Partner Away Parenting

I’ve been wanting to talk about this for a while. Partner Away Parenting is pretty much how it sounds; parenting while your partner is away – be they working away, in prison, or living long distance.

For us it’s working. Not Just Rosie’s Dad is a lorry driver, so often he will go to work on Monday at 4am and return Friday evening. Some nights he makes it home, but it’s usually a case of tea, bath, and bed for him as he needs to be up at the crack of dawn the next day.

We have had this life for a couple of years now, and during that time I’ve noticed lots of things:

  • There is almost no (bordering on zero) support for PAP. For example, were I a single parent, I’d be able to access Gingerbread, an online resource for single parents. However, because I’m married, there is no provision, no support network for me. It’s like we are a subset that doesn’t exist.
  • Healthcare professionals  just don’t get it. When I’ve been struggling, when I’ve gone and asked for help, they listen and then they tell me I’m doing too much, can my husband do more and pick up the slack? Well, considering he’s at the other side of the country, no, he cannot. There is only me. And they do not know what to say to me because my family does not fit into a neat little box of ‘single parent’ or ‘two parent family.’
  • Weekends are hard work. I would not compare myself to a single parent, but others have done and again, all that shows is how much they don’t get it. Yes, my husband is home on a weekend, but that does not mean it is all sunshine and rainbows. He is used to being master of his own domain all week, and then he’s home and he can’t remember where the bloody egg cups live, he doesn’t know the bedtime routine, he doesn’t know what channel My Little Pony is on, and he can’t work out what ‘da cowts’ means. (In case you were curious, it’s a two year old’s way of asking if she can let the cats out.) And naturally, he is frustrated. He does not feel at home in his own home. For me, I am used to my evening solitude, to my own space in bed, to going to sleep when I am ready. It is hard for both of us. Sometimes, it is easier for both of us when he is not here.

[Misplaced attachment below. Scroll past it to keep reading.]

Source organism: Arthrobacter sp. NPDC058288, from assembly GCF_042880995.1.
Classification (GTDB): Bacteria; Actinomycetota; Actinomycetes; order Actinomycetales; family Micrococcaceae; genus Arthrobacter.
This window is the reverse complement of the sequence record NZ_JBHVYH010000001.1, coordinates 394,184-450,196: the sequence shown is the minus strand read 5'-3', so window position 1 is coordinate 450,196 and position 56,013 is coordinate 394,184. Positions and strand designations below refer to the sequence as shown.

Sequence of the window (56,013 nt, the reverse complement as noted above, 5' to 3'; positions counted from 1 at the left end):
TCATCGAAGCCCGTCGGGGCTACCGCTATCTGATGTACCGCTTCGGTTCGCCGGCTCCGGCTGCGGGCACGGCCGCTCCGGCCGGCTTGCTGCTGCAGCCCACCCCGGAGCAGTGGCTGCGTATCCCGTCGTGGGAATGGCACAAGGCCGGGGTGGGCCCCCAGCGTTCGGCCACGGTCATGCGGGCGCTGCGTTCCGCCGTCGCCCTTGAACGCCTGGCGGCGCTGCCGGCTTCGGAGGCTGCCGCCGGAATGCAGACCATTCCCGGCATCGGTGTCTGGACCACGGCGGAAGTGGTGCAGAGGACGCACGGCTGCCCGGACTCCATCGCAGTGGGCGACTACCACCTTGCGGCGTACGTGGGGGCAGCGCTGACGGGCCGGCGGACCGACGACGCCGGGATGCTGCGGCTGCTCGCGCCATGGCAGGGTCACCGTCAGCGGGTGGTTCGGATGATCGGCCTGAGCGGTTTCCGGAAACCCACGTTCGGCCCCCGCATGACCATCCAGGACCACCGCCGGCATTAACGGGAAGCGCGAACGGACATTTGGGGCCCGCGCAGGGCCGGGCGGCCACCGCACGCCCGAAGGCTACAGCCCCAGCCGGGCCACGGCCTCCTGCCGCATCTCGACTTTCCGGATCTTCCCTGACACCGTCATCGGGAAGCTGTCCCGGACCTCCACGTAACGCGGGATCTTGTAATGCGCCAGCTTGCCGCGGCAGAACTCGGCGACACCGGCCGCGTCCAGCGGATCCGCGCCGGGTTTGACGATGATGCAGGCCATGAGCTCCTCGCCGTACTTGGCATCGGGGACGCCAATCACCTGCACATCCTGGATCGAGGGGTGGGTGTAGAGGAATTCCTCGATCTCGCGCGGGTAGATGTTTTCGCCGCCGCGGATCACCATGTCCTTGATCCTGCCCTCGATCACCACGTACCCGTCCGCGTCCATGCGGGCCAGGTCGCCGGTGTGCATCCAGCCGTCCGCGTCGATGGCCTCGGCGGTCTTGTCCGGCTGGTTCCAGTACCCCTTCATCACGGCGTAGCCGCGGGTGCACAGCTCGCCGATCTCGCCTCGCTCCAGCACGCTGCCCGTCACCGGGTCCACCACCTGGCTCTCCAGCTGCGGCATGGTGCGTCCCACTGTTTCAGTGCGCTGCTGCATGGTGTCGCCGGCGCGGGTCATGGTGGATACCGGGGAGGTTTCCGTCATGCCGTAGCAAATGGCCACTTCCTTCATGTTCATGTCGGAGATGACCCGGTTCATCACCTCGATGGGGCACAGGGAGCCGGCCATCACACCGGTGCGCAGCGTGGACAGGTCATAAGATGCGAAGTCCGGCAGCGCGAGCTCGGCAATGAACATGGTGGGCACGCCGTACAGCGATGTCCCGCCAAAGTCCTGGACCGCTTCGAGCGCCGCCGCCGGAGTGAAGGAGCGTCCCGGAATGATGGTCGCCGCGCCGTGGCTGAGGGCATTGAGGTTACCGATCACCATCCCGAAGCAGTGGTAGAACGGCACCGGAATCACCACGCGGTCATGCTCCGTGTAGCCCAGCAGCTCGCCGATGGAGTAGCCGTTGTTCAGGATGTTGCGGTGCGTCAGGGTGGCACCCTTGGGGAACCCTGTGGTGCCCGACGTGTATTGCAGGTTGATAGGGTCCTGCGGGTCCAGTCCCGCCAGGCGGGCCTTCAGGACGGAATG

• It has changed our relationship. We’ve never been particularly co-dependent, we’ve always had our own lives, but now more than ever we are both painfully aware that I do not need him. I run this shit five days a week all by myself, another two isn’t going to make a difference. I feel stronger, tougher, more capable. I feel it and he sees it. He sees it and feels threatened. What he doesn’t see is that I may not need him here, but I do want him here. And to me, that is a big difference.
  • Stating the obvious somewhat, but it’s bloody hard work doing this myself. All day and all night I handle this. I manage the house and the bills and the cats and I work my arse off to be the best mother I can be. It’s tough and it’s tiresome, and it feels like there is just never a break. Friends talk about desperately clinging on till half past five when their partner walks in and takes over – I cannot imagine how wonderful that would be. It’s a huge amount of responsibility too – everything rests on my shoulders.
  • It’s lonely. Being a stay at home parent is lonely enough, but at least through the day I can usually find somewhere to go or someone to hang out with.  Evenings are a different matter. Everyone is with their families, doing what normal families do. At our house, there’s just me and Rosie and then Rosie goes to bed and there’s just me, with no one to talk to and no one to cuddle.

 

Now, I know that all of that above sounds like a huge moan, and of course it’s not all bad. I consider myself very lucky to have a wonderful husband that sacrifices his time with our daughter to go and work, so that I can be at home all the time. And of course it’s fantastic that our finances are arranged so that I don’t have to go to work. But that doesn’t change the reality of our situation, the difficulty of seeing my daughter run into my bedroom on a Monday morning shouting for the Daddy she absolutely adores, or how hard it is that she associates Daddy with work (I’ll often catch her saying to herself, ‘Where Daddy? Daddy work.’)

But mostly, I wanted to raise some awareness and I wanted to send out a message to other people in my situation – we may be a somewhat neglected subset of parents, but I see you out there, holding your family together, navigating this strange sea with a partner who is only sometimes there. It’s an odd kind of twilight we’re in, but I see you and I get it. I can’t promise you it will get any better, but I can promise you you’re not alone.